In Conclusion
The new workflow - all the way from camera to master - is efficient, fast and elegant. The EVA 1 proved to be a flexible and particularly able camera, especially when considering the price point. The Atomos Shogun Inferno and Sumo19 are also competitively priced and Atomos pack an extraordinary amount of uses in to their monitor/recorders. The speed performance of the G-Technology ev Reader and the new Pro SSDs gave us more time to shoot (and in the pub). 

No, you’re not going to shoot the next Netflix drama this way, although the EVA 1 balances well with the VariCam when a lightweight smaller camera is required. The EVA 1 is an excellent choice for good-looking, fast-turn around HD or 4K projects (whether SDR or HDR). We pushed the camera much, much harder than would usually be the case and it stood up to the test.

The EVA 1 and Atomos Shogun Inferno recording ProRes RAW with an FCP X post workflow has much to offer. Add the G-Technology Pro SSDs and you have an exceptionally fast and efficient workflow keeping the native RAW files all the way through post ahead of final mastering.

The EVA 1 with ProRes RAW picture aesthetic is instantly likeable and for most applications has more than enough bit depth, colour and contrast latitude and is easily manipulated in FCP X, where the Color grading tools are effective for most applications. ProRes RAW lacks the malleability and information you might expect to find in a RAW file. But then for the majority of users, they probably wouldn’t want this extra layer of post complexity.

Say storage to most folk and their eyes glaze over, but say you can read and write a terabyte in seven minutes from a portable drive and you instantly have the attention of anyone working in production or post.
The only caveats being that ProRes RAW currently only runs on FCP X and you need USB C ports to get the extraordinary performance of G-Technology’s new Pro SSDs.

The set-up should prove attractive to advertising and digital agencies, brand marketing and corporate production, documentary and indie filmmakers where speed, efficiency and reliability are paramount. It delivers a natural, filmic picture aesthetic and for just about every required final file format. And the cost implications are very attractive too.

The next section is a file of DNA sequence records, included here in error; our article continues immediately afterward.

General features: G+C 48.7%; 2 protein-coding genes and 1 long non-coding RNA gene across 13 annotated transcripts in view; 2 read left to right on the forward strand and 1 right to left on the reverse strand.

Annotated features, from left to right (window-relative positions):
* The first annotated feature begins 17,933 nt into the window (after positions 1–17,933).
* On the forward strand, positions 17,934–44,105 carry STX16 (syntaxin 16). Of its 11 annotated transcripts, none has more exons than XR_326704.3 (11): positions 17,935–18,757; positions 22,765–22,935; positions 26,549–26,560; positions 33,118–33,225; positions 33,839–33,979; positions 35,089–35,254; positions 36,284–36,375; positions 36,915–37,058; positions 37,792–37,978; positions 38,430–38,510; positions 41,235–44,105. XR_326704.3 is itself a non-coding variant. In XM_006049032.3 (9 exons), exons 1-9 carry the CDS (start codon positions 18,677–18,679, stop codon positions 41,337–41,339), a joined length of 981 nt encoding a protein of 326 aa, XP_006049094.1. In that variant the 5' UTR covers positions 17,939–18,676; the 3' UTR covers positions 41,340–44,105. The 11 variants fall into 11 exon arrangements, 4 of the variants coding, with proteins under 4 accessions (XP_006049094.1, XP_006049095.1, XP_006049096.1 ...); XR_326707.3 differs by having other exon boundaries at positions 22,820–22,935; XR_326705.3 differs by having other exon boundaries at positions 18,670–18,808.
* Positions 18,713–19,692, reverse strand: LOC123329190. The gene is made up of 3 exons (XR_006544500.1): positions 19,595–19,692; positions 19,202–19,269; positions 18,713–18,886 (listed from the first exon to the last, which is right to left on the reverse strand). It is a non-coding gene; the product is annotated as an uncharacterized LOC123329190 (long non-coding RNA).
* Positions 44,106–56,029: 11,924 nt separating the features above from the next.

At the time of going to press we are about to take the edit in to a further HDR grade to see how the pictures stand up and will report our findings very shortly.



AU-EVA1
Panasonic

Compact and lightweight at 1.2Kg, the AU-EVA1 is tailor-made for handheld shooting and well-suited for documentaries, events, commercials, and music videos. The 5.7K Super 35mm sensor can capture up to 14-stops of latitude and features Dual Native ISOs of 800 and 2,500 that allow cinematographers to shoot in almost any lighting environment. The EVA 1  records V-Log/V-Gamut to deliver high dynamic range and the colorimetry of the VariCam line. The latest firmware now includes RAW data output (including ProRes RAW recording with Atomos) with compression rates, and offers up to 10-bit 4:2:2, even at 4K resolution.


SSD
 DRives
G-Technology


The G-SPEED SHUTTLE SSD is the ultimate powerhouse for 4K, 8K, VR, HDR and HFR projects. This portable RAID features 8 SSDs with up to 2800 MB/s reads and writes and is ideal for editing multi camera footage directly with the benefit of high speed exports.

The G-DRIVE MOBILE 
PRO SSD is a portable dynamo for high-res editing on the go. Rugged, drop-proof and crush proof, it’s currently one of the fastest portable storage solutions available. 

The G-DRIVE PRO SSD is an enterprise class workhorse designed for intensive daily use and features an exceptional endurance rating of 1 Drive Write per Day.


SOUND

BMG Production Music
BMG Production Music (part of BMG) has quickly emerged as the biggest new player in the production and custom music businesses for TV, film, radio, games, online and advertising markets. BMG is breaking the boundaries of conventional agencies, publishers and production music companies by collaborating and partnering with their customers and creating new music on a global scale, with local understanding.



MONITOR/RECORDER
ATOMOS

In April, Atomos released new firmware upgrades for the popular Shogun Inferno and Sumo19 monitor/recorders that uniquely includes recording to the new Apple ProRes RAW codec via SDI or HDMI (as well as CinemaDNG, ProRes 422 and Dnx). Working with the new ProRes RAW codec within FCP X allows the footage to be retained as a native file format, without the need for transcoding, all the way through to final mastering.



LENSES
SIGMA